Ex-Microsoft engineer gets 9-year jail sentence for scams plan


Revealed: The Secrets our Clients Used to Earn $3 Billion

A previous Microsoft engineer is implicated of defrauding the business.

Angela Lang/CNET

A previous Microsoft engineer was sentenced to 9 years in jail by a federal court in Seattle on Monday for defrauding the tech giant of countless dollars.  Volodymyr Kvashuk, 26, acquired 18 federal felonies connected to his plan to defraud Microsoft of more than $10 million, according to the United States Department of Justice. He was likewise bought to pay more than $8 million in restitution. 

Kvashuk, a Ukrainian person living in Renton, Washington, started as a professional and after that worked as a staff member at Microsoft from August 2016 till June 2018, when he was fired. In February, he was “convicted by a jury of five counts of wire fraud, six counts of money laundering, two counts of aggravated identity theft, two counts of filing false tax returns, and one count each of mail fraud, access device fraud, and access to a protected computer in furtherance of fraud,” according to the Justice Department. 

“Stealing from your employer is bad enough, but stealing and making it appear that your colleagues are to blame widens the damage beyond dollars and cents,” United States Attorney Brian T. Moran stated in a declaration. “This case required sophisticated, technological skills to investigate and prosecute.”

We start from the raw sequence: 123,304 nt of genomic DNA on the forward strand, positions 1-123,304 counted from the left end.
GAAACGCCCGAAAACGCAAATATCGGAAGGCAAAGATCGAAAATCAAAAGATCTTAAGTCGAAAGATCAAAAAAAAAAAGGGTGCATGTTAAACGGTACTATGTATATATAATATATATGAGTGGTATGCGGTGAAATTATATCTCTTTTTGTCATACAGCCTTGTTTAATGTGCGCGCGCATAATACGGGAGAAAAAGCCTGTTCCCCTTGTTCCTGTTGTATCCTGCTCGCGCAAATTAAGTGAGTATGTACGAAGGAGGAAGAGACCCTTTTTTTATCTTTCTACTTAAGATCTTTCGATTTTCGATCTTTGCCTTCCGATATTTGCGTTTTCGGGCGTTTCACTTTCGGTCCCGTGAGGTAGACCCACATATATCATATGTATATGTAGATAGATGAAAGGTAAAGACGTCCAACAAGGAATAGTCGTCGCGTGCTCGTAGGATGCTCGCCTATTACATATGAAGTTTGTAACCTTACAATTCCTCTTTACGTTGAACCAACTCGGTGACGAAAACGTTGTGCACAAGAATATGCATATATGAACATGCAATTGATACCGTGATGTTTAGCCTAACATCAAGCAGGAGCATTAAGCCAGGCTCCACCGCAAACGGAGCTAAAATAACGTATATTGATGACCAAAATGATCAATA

Kvashuk was charged with screening Microsoft’s online retail sales platform and utilized that access to take currency saved worth, like digital present cards. He then offered that worth online, eventually utilizing his revenues to purchase a $1.6 million lakefront house and a $160,000 Tesla. 

He started taking smaller sized quantities worth an overall of around $12,000 utilizing his own account, the Justice Department stated. Then, as the thefts developed, Kvashuk started utilizing test e-mail accounts connected to fellow staff members. He worked to cover his tracks by utilizing a bitcoin “mixing” service that would conceal the source of the funds winding up in his checking account. Over 7 months, around $2.8 million in bitcoin was moved to his bank and financial investment accounts. Kvashuk submitted phony income tax return kinds and stated the bitcoin was a present. 

“Kvashuk’s criminal acts of stealing from Microsoft, and subsequent filing false tax returns, is the nation’s first Bitcoin case that has a tax component to it,” Ryan L. Korner, Internal Revenue Service Criminal Investigation unique representative in charge, stated in a declaration. “Today’s sentencing proves you cannot steal money via the Internet and think that Bitcoin is going to hide your criminal behaviors.”

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